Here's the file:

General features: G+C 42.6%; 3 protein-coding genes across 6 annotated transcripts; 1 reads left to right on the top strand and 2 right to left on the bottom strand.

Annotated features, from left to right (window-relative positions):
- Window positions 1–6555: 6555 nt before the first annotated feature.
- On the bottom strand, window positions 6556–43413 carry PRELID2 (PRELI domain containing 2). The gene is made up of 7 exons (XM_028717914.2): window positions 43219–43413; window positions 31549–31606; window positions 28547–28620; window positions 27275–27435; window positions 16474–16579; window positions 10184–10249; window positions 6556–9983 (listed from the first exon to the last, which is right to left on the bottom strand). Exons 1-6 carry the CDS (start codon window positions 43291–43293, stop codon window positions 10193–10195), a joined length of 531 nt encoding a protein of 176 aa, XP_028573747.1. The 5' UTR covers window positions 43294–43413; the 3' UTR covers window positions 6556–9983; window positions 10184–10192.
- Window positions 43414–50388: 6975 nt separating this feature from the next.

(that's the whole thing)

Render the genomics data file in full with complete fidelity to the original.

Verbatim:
General features: G+C 42.6%; 3 protein-coding genes across 6 annotated transcripts; 1 reads left to right on the top strand and 2 right to left on the bottom strand.

Annotated features, from left to right (window-relative positions):
- Window positions 1–6555: 6555 nt before the first annotated feature.
- On the bottom strand, window positions 6556–43413 carry PRELID2 (PRELI domain containing 2). The gene is made up of 7 exons (XM_028717914.2): window positions 43219–43413; window positions 31549–31606; window positions 28547–28620; window positions 27275–27435; window positions 16474–16579; window positions 10184–10249; window positions 6556–9983 (listed from the first exon to the last, which is right to left on the bottom strand). Exons 1-6 carry the CDS (start codon window positions 43291–43293, stop codon window positions 10193–10195), a joined length of 531 nt encoding a protein of 176 aa, XP_028573747.1. The 5' UTR covers window positions 43294–43413; the 3' UTR covers window positions 6556–9983; window positions 10184–10192.
- Window positions 43414–50388: 6975 nt separating this feature from the next.